Previewing Maryland-Penn State football with a Nittany Lions beat reporter

The Baltimore Sun
Will Penn State-Maryland ever be a football rivalry? We asked a reporter from behind enemy lines.

Back for a second season, we'll be previewing each of Maryland's football games by conducting a Q&A with a reporter who covers the Terps' next opponent.

This week, we traded emails with Mark Wogenrich, the Penn State beat reporter for The Morning Call in Allentown, Pa. Be sure to check out more of their coverage here before the Terps and Nittany Lions kick off Saturday at noon from State College, Pa.

TRACKING THE TERPS: There are two ways a team can go after the type of loss Penn State suffered Saturday. Do you think the comeback gives the Nittany Lions a confidence boost heading into this week, or might that outcome stunt their preparation for Maryland?

MARK WOGENRICH: How Penn State lost that game will fuel not just confidence but also anger. Watching the Big Ten explain two officiating errors helped restore a chip the team carried for parts of the last three years. Penn State will play angry Saturday; not sure if that translates to better, but the team won’t be subdued.

Also, one new concept James Franklin introduced this season was Sunday practice. Penn State had Sunday off for years, but Franklin uses the session to 1) run out the lactic acid and 2) put the previous game to bed. Players say the practice helps them recover, both physically and mentally.

It looks like quarterback Christian Hackenberg’s play has really tailed off during Penn State’s three-game losing streak. Is that a product of tougher competition, or is there something in particular that he’s struggling with?

His offensive line. Penn State has allowed 25 sacks this season, two more than it did in 2013. The line was a known concern before spring drills, when its most experienced player (fifth-year senior guard Miles Dieffenbach) sustained a torn ACL. Seven months after the injury, Dieffenbach could return Saturday. Having him on the field, even if for only 15-20 plays, will help.

In the absence of consistent pass protection, or any sort of run game, Hackenberg often has overplayed his hand. He has made a number of bad-decision interceptions in the name of “just trying to make a play.” Defenses know that they can get to Hackenberg with a straight four-man rush, so often they’ll drop seven into coverage and wait for him to force a throw. Hackenberg did look good on Penn State’s game-tying drive against Ohio State, though. So the talent is still there; he just needs patience and a little help.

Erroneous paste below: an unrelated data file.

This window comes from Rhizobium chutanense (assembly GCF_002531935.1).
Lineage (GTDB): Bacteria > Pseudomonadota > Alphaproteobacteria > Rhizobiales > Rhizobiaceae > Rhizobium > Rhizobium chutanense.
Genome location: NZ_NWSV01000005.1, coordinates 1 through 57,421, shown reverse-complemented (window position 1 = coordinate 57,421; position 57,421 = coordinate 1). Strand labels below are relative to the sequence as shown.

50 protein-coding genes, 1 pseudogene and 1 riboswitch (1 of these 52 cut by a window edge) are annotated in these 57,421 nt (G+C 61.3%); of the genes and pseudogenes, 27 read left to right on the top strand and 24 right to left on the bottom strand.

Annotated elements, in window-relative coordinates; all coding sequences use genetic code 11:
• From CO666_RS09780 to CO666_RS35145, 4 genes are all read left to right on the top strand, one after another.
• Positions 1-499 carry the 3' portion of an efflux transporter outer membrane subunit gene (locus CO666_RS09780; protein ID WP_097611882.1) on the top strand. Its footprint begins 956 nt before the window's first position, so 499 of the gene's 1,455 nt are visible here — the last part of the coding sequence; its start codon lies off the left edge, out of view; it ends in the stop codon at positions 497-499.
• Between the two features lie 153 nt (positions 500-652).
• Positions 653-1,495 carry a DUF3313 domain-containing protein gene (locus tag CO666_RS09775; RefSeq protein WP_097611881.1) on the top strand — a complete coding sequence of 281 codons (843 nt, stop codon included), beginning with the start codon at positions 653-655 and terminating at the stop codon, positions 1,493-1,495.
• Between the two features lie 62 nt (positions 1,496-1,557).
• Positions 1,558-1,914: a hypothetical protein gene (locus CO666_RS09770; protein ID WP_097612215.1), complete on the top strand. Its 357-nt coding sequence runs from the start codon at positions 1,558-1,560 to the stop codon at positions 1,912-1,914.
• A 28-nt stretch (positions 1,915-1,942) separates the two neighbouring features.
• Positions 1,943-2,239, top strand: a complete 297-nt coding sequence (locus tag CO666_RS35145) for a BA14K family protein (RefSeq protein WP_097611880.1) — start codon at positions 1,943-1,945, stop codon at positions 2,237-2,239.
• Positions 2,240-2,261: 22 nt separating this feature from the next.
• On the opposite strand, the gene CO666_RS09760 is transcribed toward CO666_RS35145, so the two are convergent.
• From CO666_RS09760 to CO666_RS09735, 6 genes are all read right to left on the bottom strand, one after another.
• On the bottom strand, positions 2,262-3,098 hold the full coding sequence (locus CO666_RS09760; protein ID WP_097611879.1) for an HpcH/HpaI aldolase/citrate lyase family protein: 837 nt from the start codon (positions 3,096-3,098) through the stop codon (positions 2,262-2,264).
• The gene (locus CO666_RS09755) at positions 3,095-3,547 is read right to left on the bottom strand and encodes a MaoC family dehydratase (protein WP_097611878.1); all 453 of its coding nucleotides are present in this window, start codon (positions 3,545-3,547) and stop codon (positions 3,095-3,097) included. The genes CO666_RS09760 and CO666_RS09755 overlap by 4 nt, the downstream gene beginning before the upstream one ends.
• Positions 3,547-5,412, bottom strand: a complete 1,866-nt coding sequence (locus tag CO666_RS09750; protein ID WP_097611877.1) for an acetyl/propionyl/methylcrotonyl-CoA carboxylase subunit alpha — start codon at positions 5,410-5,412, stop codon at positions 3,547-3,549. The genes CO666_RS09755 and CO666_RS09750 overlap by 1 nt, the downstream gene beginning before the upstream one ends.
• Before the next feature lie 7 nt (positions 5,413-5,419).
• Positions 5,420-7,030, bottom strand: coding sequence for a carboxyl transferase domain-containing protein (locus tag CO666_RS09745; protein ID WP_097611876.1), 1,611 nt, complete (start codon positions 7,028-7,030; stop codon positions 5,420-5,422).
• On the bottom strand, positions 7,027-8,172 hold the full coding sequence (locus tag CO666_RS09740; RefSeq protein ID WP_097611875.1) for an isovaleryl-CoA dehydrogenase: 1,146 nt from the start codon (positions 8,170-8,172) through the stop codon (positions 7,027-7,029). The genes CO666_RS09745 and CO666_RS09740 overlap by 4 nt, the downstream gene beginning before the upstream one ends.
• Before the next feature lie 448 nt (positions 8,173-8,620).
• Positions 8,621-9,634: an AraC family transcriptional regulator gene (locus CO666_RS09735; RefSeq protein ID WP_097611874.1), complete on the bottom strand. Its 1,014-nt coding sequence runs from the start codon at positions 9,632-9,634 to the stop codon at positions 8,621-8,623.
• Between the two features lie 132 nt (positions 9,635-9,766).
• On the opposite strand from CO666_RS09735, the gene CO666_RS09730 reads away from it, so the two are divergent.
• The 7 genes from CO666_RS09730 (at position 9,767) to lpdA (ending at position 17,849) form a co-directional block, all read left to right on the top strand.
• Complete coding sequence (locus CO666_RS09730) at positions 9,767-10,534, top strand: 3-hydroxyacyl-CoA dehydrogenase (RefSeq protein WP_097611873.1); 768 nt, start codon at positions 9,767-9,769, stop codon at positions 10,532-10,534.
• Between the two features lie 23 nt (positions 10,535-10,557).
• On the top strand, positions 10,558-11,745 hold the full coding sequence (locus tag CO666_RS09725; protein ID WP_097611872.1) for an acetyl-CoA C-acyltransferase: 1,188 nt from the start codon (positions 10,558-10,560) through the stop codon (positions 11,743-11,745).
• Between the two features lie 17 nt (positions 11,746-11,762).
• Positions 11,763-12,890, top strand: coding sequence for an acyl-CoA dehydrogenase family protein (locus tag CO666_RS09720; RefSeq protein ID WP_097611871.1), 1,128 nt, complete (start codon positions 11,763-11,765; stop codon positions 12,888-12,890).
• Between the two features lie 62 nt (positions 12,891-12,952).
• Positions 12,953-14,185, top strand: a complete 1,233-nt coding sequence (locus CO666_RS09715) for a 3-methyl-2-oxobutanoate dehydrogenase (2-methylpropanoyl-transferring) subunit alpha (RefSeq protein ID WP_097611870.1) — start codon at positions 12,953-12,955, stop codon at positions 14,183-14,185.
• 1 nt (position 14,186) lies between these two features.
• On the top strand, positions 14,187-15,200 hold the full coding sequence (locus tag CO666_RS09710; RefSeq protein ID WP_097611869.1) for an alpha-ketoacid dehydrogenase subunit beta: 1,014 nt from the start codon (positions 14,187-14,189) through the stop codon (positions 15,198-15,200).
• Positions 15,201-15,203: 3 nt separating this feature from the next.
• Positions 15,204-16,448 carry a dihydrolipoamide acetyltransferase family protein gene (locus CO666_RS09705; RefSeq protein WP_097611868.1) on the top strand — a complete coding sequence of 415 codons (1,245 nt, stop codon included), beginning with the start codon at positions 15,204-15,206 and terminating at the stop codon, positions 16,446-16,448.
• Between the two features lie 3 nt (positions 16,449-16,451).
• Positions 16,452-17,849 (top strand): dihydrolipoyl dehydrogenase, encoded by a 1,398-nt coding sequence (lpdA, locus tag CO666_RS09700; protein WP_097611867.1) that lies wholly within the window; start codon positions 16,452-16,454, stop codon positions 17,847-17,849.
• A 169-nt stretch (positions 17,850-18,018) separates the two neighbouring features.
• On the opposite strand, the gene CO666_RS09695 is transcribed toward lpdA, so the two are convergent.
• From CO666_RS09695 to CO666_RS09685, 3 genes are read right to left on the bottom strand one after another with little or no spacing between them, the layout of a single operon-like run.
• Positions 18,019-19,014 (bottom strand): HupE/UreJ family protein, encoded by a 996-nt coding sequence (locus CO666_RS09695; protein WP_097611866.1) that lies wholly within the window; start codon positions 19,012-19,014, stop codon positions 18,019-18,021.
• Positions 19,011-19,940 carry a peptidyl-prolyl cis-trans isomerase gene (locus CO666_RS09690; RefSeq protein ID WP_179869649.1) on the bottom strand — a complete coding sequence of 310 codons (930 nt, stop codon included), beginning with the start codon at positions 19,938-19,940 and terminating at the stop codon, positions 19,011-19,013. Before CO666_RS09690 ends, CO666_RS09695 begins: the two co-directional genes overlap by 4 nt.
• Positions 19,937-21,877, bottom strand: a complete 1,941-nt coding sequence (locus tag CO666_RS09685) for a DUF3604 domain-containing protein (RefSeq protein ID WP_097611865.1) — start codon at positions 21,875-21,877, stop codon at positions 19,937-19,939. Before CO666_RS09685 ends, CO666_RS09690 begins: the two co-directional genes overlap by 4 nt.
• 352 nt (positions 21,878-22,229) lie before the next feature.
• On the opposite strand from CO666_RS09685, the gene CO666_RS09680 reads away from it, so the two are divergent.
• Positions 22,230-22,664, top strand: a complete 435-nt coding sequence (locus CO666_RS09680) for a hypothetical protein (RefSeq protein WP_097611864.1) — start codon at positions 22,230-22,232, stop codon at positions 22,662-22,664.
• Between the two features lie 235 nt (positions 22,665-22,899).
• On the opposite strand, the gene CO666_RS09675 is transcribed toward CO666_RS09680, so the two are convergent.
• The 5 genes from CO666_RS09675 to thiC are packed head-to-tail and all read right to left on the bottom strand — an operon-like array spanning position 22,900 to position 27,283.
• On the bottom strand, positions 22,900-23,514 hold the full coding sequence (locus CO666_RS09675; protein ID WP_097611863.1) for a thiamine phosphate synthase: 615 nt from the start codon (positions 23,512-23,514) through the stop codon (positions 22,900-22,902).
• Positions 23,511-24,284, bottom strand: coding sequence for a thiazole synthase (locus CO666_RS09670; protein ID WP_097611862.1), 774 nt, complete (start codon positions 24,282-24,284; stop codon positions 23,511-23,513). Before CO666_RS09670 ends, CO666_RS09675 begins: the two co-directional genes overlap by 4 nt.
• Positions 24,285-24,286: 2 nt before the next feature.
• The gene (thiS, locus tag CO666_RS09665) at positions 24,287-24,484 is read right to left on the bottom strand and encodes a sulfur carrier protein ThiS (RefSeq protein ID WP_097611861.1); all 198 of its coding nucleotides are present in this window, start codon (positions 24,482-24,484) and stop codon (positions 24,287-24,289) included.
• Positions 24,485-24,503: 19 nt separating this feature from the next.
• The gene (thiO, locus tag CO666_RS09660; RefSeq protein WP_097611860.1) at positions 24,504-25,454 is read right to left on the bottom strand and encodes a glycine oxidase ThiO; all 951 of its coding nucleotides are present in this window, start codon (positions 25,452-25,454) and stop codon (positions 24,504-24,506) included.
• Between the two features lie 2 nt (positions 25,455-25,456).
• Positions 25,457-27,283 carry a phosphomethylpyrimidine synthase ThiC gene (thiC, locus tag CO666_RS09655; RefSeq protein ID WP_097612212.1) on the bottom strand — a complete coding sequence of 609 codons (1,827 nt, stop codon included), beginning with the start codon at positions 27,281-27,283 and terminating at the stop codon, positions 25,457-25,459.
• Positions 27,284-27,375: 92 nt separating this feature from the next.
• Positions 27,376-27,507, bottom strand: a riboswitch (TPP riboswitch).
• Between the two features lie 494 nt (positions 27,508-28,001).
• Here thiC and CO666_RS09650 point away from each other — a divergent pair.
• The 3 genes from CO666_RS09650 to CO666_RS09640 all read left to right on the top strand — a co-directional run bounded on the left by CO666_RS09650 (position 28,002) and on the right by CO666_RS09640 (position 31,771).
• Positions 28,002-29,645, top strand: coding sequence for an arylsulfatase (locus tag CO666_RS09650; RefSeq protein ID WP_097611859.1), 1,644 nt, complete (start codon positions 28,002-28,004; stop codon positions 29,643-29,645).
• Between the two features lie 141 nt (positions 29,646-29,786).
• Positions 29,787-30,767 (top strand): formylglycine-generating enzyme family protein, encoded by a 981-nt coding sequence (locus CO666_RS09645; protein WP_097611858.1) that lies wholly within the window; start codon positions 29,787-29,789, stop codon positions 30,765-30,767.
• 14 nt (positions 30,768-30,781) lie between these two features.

Much has been made about the possibility of Maryland and Penn State developing some sort of border rivalry. Do you see that happening, or will Penn State always have bigger fish to fry in football?

There can be only so many border rivalries to angry up the blood. The feud with Ohio State (and the Big Ten) intensified last week, and Rutgers did its best to get on Penn State’s bad side. And most older Penn State fans still dislike Pitt – just because.

The fact that Maryland has beaten Penn State  once, 53 years ago, won’t help quickly  bind a feud, eiither. Terps need a few more wins.

Can you give us a key player from Penn State we should keep an eye on Saturday?

Linebacker Mike Hull is playing out of his mind right now. He had 19 tackles and an interception against Ohio State and still lamented the missed stop he made in overtime.

Hull (6 feet, 225 pounds) isn’t a big guy for a middle linebacker, but he makes plays on both sides of the line of scrimmage. He has 7 tackles for loss, chased down Michigan’s Devin Gardner from behind and is excellent in coverage. This week, coach James Franklin said Hull is playing as well as any linebacker in the country, "college or NFL." Hyperbolic, sure, but you’ll hear his name plenty Saturday. 

And a prediction?

Penn State hasn’t won in six weeks, so that team will be a fireball. Guessing that’s the edge against a similarly talented team. Penn State, 20-17.

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